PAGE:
Subtleties of two-photon polymerization emerge

A collaboration led by researchers at PRESTO (part of the Japan Science and Technology Corporation) and Osaka University (both of Osaka, Japan) has demonstrated how factors considered unimportant at larger scales are...

Nov 1st, 2003
Lfw 2003 11 Subtleties1

A collaboration led by researchers at PRESTO (part of the Japan Science and Technology Corporation) and Osaka University (both of Osaka, Japan) has demonstrated how factors considered unimportant at larger scales are crucial for precise two-photon optical fabrication of subwavelength structures. For instance, the sensitivity of beam shape to polarization and numerical aperture (NA), previously ignored, can cause major fabrication errors when working with features in the 100- to 500-nm range. In addition, tradeoffs between exposure power and time, previously thought to be simple, turn out to have a nonlinear relationship. This phenomenon can be exploited to allow recording by nonzero diffraction orders. Finally, by doping a polymer with gold ions and exposing it with interfering beams of light, researchers have shown that surface-relief gratings consisting of metal nanoparticles can be produced in a single step.

Well known for inventing the ascending-scan two-photon technique and fabricating a 10-µm model of a bull (see Laser Focus World, October 2001, p. 17), the team, led by Hong-Bo Sun, is working on improving both precision and versatility. In particular, researchers had found that their technique of scanning a focal spot was flawed because the nominally circular beam was elliptical in its effect. Experiments showed that, where linearly polarized light was used, the spot could be up to 10% longer in the polarization direction than orthogonal to it.1

This effect is not apparent in other systems because it arises from the very high NA used to create the three-dimensional (3-D) focus needed to make the scan technique work. What usually approximates to a circular cylinder loses its circular symmetry as the NA approaches 1. At 0.7 NA, a polarized beam has strongly asymmetric electric-field components. Though this effect is large, says Sun and his team, it is easily eliminated by using either circularly polarized or nonpolarized light.

Relating elements to each other

Another important development has been a more sophisticated understanding of how various elements related to exposure—NA, power, and time—relate to each other. For instance, in some cases, the smaller the NA is made in the two-photon-polymerization optics (decreasing from 1.4 to 0.88), the shorter the z-axis of the 3-D focus becomes (z is the direction of the optical axis). This phenomenon, which occurs only for some irradiation powers and times, is ascribed by the researchers to the thresholding effect of the two-photon material. Only sufficiently high exposure—delivered in the right way—causes polymerization.

FIGURE 1. In a two-photon polymerization experiment, both the zeroth and first orders of a diffractive spot were used to cause polymerization. After 128 ms, the zeroth-order (long) features are complete, but the first order is still emerging (upper left). After 256 ms, the donut-shaped first-order features have been created (right). These zeroth-order features were detached during development (lower left).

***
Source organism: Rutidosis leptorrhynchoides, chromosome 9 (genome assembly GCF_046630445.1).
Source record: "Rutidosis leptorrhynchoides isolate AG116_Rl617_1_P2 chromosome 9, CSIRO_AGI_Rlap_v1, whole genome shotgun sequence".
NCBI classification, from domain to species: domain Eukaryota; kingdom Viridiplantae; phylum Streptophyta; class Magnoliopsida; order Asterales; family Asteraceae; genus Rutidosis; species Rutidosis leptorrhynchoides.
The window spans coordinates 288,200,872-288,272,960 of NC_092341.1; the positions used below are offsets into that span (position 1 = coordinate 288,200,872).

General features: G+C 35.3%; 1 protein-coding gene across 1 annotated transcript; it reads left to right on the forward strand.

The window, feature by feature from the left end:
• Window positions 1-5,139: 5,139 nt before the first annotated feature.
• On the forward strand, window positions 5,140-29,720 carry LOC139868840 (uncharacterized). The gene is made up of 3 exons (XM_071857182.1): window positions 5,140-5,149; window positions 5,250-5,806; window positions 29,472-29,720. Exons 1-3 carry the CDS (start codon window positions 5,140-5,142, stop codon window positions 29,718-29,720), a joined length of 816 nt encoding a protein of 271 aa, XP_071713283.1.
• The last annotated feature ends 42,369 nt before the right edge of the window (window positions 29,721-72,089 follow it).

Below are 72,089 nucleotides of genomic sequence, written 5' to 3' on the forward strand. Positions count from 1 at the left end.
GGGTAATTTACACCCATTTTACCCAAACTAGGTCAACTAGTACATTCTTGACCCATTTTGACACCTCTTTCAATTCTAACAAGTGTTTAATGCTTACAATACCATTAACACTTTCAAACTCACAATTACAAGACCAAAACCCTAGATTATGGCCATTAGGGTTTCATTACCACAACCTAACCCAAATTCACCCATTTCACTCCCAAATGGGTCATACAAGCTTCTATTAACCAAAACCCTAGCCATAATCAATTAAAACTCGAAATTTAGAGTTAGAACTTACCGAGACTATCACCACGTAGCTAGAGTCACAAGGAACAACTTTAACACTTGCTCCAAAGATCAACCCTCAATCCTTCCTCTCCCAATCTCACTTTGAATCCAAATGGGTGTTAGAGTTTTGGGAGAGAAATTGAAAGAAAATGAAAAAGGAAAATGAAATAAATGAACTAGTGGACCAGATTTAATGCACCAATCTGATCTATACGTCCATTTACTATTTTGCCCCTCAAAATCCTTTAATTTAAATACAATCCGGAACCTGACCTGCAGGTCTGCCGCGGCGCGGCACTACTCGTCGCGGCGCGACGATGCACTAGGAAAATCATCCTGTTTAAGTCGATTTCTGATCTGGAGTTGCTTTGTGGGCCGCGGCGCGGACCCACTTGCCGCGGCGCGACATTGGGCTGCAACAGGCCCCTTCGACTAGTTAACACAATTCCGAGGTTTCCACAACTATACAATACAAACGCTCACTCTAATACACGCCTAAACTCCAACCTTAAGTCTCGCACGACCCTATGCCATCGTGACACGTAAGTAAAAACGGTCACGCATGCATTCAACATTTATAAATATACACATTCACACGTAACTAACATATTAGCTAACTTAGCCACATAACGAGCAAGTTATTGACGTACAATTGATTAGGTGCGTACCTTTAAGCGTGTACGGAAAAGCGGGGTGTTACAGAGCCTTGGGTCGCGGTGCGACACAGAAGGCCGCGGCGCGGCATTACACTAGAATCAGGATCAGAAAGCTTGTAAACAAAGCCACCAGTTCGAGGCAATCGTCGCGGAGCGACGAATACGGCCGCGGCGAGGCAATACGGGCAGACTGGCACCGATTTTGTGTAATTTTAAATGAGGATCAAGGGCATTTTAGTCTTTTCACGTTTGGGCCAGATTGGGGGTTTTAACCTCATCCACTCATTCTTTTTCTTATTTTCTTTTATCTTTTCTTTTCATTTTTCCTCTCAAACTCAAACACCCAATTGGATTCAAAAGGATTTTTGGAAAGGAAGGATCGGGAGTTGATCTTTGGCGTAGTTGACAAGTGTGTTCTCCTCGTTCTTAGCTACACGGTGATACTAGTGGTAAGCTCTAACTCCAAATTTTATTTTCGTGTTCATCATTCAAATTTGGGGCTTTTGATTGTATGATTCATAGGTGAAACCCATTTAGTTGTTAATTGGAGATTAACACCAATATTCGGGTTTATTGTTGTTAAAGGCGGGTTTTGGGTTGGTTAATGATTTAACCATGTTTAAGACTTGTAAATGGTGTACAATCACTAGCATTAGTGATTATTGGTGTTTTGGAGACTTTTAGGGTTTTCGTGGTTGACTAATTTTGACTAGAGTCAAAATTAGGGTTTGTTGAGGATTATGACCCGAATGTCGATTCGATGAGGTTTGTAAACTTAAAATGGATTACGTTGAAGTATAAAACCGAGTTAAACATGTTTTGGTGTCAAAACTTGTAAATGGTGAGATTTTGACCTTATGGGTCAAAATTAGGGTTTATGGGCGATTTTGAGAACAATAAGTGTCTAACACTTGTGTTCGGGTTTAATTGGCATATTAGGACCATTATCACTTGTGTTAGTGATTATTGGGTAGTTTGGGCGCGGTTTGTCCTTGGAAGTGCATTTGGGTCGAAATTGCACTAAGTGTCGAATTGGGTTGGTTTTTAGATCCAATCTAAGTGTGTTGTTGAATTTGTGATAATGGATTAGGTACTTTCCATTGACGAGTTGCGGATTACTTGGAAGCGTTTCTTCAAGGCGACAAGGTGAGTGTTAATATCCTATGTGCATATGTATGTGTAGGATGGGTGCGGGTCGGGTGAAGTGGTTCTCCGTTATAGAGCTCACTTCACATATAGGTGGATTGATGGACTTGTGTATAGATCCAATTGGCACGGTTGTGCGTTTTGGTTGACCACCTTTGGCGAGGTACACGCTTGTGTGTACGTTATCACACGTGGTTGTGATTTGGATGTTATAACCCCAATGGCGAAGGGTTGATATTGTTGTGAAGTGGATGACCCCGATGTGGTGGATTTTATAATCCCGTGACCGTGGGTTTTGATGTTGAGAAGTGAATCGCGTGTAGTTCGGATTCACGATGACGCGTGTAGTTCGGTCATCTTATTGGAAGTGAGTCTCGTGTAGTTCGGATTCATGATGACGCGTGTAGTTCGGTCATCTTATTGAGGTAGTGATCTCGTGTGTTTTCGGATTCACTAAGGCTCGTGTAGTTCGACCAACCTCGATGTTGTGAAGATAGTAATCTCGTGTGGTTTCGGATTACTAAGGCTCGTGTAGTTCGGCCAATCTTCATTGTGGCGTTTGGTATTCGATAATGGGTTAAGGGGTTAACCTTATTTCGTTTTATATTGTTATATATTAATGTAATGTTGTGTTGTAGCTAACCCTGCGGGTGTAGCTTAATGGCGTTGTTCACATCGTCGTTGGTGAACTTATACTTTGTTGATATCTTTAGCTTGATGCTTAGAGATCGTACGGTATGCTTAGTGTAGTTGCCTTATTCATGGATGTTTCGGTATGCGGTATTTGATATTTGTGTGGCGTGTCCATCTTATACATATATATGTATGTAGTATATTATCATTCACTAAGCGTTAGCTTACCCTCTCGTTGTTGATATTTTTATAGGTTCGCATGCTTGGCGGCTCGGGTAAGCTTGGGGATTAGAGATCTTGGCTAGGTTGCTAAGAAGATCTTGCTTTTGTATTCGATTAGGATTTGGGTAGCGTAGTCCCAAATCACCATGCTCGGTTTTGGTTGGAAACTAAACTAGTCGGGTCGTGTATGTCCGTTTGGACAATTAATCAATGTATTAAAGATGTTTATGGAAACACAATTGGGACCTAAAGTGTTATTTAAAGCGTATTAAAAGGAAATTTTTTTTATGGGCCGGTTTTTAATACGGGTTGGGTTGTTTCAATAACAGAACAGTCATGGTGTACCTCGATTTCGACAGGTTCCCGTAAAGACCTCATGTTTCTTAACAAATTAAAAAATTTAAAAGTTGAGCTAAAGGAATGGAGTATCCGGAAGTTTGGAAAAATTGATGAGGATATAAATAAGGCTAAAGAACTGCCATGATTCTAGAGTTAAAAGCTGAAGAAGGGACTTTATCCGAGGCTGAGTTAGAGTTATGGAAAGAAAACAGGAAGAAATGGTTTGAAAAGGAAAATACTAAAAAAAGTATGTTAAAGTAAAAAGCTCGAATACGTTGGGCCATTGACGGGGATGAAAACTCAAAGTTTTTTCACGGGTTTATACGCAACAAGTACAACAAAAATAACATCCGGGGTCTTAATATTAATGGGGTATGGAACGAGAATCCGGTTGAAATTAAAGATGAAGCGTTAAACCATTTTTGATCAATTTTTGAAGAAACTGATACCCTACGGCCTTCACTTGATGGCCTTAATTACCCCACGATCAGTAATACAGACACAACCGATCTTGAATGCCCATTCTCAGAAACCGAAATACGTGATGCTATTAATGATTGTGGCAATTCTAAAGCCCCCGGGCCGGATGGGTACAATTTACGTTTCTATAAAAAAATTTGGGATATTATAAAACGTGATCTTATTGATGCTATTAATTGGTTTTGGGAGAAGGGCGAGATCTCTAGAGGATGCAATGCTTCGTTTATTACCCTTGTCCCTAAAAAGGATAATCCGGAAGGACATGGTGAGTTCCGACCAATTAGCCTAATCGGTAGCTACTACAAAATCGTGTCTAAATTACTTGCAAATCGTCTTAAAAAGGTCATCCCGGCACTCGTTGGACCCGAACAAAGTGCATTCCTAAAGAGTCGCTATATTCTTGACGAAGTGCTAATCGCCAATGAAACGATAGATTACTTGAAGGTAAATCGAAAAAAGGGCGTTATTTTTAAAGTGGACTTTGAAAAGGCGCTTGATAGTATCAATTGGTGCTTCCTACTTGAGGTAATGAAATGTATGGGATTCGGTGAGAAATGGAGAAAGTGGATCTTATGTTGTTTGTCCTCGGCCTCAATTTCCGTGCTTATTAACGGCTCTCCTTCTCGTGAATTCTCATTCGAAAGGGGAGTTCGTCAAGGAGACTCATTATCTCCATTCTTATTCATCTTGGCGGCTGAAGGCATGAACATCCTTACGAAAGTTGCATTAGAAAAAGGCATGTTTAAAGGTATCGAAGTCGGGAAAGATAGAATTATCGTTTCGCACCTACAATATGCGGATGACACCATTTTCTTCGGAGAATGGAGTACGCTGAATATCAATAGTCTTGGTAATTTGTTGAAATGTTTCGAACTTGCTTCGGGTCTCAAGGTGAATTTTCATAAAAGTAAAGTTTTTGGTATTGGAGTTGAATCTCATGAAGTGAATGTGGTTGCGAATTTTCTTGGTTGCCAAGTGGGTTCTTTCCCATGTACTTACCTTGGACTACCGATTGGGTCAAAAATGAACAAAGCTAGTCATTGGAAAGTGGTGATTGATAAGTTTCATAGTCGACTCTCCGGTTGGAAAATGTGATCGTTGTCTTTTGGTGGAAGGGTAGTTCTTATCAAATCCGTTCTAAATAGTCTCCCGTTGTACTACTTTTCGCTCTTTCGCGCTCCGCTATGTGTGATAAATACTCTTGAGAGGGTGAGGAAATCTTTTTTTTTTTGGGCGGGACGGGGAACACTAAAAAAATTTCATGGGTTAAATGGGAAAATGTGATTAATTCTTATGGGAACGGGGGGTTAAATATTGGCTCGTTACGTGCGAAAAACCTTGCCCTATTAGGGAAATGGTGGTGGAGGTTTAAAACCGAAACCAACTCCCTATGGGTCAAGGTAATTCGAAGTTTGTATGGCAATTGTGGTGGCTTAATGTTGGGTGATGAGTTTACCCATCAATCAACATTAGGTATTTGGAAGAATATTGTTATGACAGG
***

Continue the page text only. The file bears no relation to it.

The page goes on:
They pushed this idea further by showing that they could use the first order as well as the zeroth order of a diffracted beam to define features by two-photon polymerization. Normally this would be considered impossible with a two-photon process: the intensity of the first diffracted order is up to a hundred times lower than that of the zeroth-order light. However, if the power of the beam is chosen correctly, then the first order can be used by simply maintaining the beam's position over time. This is because the material's sensitivity is nonlinear, and the rate of polymerization increases rapidly with time. As long as the polymerization time of the first order can be balanced against the material breakdown time of the zeroth order, then both can contribute to the final structure (see Fig. 1). The research has resulted in different shape-scaling laws for varying power and exposure.2

FIGURE 2. Interfering beams on a metal-doped polymer produced a grating of metallic particles that—after a critical exposure—caused an unusual ablation effect. Atomic-force-microscope images reveal the particles of decreasing window size: 20 µm (top left), 10 µm (top right), 5 µm (bottom right), and 1 µm (bottom left).

Another area that the team is investigating involves the irradiation of metal-ion-doped polymer films with beams that pattern at nanometer scale.3 Two interfering beams create a grating pattern made up of photoreduced gold nanoparticles. The particles are disc-shaped and an average of 65 nm in diameter and 11 nm high (see Fig. 2). After increasing past a critical exposure, the researchers noticed a new effect: the nanoparticles absorbed the incoming photons, redistributed the energy to their surroundings, and, as a result, caused a novel ablation effect (producing a surface-relief pattern on the polymer). An understanding of such issues will be important in the development of conductive and mechanically strong nanodevices that may use these materials.


  1. Hong-Bo Sun et al., Appl. Phys. Lett.83(5) (Aug. 4, 2003).
  2. Hong-Bo Sun et al., Appl. Phys. Lett. 83(6) (Aug. 11, 2003).
  3. Koshiro Kaneko et al., Appl. Phys. Lett. 83(7) (Aug. 18, 2003).
More in Research